The answer is to integrate family and the church in youth ministry as well. There are numerous benefits that ought to be relatively obvious upon some thought. Such a ministry creates a more realistic "world" in which the teen learns and grows in the faith. They see faithfulness in various expressions and have an example to follow as they grow and mature. More than that, the teen, family and church all benefit from being integrated with each other-- and isn't it kind of obvious that's the way it ought to be anyway?

The eye cannot say to the hand, "I don't need you!" And the head cannot say to the feet, "I don't need you!"  (1 Corinthians 12:21)

As an adult and a parent of teens, and one who also has significant experience with insulated/isolated campus ministries, this rings true. Building a youth ministry that does not integrate the various aspects of its members lives creates a false "compartmentalized world" that makes it difficult for kids to see how faith applies in all areas of their present lives. And as DeVries says, this model does not prepare youth for life beyond the youth ministry. One of the most important jobs parents have is to prepare children for adulthood; a youth ministry without this same perspective will find itself doing a disservice to the kids in this regard, in spite of all the good otherwise being done.

The way the kids learn about the world beyond their insulated youth ministry is to be exposed to it. This doesn't mean requiring the kids to participate in the most boring event going on in the church, but it means finding ways to integrate parents into the youth ministry and youth into the church.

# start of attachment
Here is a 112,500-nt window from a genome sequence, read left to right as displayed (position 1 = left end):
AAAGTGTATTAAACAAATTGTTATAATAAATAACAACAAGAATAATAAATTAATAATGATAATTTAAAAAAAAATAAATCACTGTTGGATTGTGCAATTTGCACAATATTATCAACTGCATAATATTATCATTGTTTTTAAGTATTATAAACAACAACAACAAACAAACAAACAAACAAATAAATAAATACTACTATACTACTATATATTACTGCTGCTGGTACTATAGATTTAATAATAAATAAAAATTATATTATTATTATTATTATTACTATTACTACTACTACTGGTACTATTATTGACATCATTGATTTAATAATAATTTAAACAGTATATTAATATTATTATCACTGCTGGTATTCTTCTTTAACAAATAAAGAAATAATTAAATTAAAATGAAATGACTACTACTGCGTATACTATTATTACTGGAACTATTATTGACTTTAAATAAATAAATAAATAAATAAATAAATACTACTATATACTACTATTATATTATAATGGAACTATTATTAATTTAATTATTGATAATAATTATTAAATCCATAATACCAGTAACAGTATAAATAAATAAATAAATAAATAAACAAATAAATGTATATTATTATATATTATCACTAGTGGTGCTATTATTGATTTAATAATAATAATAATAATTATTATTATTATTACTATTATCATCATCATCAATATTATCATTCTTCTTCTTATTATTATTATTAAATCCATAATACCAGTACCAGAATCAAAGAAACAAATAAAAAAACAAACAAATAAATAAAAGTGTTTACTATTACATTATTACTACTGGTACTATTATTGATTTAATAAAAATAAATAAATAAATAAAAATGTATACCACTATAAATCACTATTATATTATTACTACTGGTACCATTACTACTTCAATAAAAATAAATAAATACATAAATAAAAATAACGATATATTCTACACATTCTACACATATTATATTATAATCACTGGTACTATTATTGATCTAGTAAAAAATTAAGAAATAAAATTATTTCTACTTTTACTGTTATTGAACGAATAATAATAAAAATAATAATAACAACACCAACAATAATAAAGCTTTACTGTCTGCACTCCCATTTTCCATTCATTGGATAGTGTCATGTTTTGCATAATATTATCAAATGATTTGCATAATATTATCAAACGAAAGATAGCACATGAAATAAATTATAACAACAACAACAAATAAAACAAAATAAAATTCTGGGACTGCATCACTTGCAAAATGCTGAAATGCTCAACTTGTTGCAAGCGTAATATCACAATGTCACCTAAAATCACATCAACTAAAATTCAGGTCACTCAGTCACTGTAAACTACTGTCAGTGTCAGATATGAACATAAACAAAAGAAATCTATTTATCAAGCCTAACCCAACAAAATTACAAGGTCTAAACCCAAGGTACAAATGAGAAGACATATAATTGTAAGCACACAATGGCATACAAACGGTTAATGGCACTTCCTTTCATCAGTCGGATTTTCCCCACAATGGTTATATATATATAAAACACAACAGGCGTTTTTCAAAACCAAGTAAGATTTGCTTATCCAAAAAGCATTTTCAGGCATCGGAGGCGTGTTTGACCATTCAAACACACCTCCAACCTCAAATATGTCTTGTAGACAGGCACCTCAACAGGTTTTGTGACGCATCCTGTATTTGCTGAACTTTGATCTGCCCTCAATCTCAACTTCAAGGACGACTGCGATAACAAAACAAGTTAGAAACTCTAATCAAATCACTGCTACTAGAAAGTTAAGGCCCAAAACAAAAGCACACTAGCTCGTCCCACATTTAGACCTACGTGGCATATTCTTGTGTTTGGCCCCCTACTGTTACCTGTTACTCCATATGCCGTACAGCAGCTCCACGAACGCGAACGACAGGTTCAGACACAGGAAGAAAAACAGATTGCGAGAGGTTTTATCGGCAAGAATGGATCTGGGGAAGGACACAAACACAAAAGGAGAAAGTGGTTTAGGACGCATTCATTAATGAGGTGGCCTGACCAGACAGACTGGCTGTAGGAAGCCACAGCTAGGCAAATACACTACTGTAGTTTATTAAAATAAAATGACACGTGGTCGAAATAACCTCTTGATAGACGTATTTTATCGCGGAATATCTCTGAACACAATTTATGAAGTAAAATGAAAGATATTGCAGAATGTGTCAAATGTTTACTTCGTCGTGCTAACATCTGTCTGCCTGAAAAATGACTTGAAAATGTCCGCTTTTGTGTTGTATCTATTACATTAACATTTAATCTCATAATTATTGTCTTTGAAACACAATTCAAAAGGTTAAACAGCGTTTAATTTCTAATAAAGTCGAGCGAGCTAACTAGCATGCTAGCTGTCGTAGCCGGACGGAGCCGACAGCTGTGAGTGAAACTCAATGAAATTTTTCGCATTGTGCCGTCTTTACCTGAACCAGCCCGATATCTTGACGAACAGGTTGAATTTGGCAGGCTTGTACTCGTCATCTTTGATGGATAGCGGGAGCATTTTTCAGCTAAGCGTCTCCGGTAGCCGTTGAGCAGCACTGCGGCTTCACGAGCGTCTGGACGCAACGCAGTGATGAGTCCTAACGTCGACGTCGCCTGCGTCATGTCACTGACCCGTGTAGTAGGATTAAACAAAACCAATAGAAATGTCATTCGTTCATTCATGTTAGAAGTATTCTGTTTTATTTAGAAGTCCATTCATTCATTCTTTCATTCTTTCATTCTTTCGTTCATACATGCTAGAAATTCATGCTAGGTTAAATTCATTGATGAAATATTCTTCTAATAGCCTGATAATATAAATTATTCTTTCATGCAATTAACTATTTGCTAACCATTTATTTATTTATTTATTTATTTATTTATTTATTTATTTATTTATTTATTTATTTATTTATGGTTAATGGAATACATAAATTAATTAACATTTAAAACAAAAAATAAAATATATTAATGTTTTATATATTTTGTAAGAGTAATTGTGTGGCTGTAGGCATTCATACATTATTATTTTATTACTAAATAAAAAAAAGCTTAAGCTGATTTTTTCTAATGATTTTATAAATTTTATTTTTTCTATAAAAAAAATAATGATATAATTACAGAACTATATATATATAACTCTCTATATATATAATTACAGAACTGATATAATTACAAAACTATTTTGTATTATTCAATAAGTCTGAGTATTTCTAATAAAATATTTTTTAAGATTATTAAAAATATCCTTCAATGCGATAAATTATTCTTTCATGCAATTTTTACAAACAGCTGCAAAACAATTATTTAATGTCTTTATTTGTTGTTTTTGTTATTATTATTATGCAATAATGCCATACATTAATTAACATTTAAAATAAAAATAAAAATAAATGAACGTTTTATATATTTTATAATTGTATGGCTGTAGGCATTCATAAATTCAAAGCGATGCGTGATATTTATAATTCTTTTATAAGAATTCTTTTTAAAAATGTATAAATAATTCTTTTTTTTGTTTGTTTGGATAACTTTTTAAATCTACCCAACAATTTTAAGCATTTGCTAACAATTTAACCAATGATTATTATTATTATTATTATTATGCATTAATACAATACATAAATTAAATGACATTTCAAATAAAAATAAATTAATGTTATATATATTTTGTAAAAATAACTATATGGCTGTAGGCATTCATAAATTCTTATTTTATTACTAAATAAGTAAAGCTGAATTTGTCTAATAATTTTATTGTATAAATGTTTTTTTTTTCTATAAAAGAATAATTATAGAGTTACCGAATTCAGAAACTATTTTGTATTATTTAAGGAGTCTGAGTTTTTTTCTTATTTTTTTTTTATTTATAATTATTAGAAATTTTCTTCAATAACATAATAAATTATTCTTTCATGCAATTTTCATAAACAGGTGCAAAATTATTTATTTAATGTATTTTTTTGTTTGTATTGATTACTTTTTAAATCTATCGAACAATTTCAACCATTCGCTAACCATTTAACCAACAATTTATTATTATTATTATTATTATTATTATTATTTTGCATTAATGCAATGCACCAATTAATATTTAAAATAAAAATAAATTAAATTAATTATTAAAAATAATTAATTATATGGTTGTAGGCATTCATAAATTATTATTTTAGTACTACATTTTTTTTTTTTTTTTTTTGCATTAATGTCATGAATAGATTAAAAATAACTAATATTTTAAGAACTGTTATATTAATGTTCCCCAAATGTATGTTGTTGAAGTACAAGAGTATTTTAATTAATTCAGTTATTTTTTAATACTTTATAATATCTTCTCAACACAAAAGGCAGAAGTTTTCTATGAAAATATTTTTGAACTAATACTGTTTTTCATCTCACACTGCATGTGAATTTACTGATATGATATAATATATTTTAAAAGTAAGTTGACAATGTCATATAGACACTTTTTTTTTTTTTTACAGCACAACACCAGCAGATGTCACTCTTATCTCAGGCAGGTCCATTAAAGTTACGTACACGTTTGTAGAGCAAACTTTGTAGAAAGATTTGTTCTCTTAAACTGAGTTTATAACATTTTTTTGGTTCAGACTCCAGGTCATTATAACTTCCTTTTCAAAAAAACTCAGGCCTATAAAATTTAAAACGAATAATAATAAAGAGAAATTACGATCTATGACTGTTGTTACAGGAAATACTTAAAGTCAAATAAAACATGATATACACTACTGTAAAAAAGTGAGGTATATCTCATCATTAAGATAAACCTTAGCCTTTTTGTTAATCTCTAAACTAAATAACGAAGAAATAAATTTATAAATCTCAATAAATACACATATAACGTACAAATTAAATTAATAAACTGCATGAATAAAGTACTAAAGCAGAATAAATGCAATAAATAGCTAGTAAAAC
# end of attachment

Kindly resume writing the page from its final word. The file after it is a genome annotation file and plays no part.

DeVries' observations and ideas resonate with important ideas I've seen in other contexts, too. For example, Dr. Henry Cloud in "Changes that Heal" discusses the developmental importance of teens having relationships with non-parent adults-- for example, coaches, teachers, youth ministers. They learn to deal with these adults independently of their parents, separating from their parents as a normal part of growth but still being connected to other mature influences. It is evident that parents of friends and other adults in the spiritual community can help nurture teens in in ways that peer relationships, the youth ministry and parents cannot.

Scripturally, parents cannot delegate their role to the youth ministry. DeVries encourages creative thinking for how to get parents and the youth ministry working together for the long-term benefit of the teens. He also provides some practical ideas of his own, with each chapter ending with some great ideas about how to put the ideas of that chapter into practice.

Being a parent of a teen is no easy thing, and being a youth minister is no easy thing either. It's great to have a great youth ministry be a part of your child's world, and it's great to have parents be involved in the youth ministry instead of just dropping the kids off and picking them up when the events are over. And it's great to have a church enriched by the involvement of teens its activities as well.

This is a thought-provoking resource that will help you be a better parent and a better youth minister. Elders and "adult" ministers will also benefit from reading this book because they, too, need to be involved in the lives of teens in their churches.


Copyright © 2009 John Engler. All rights reserved.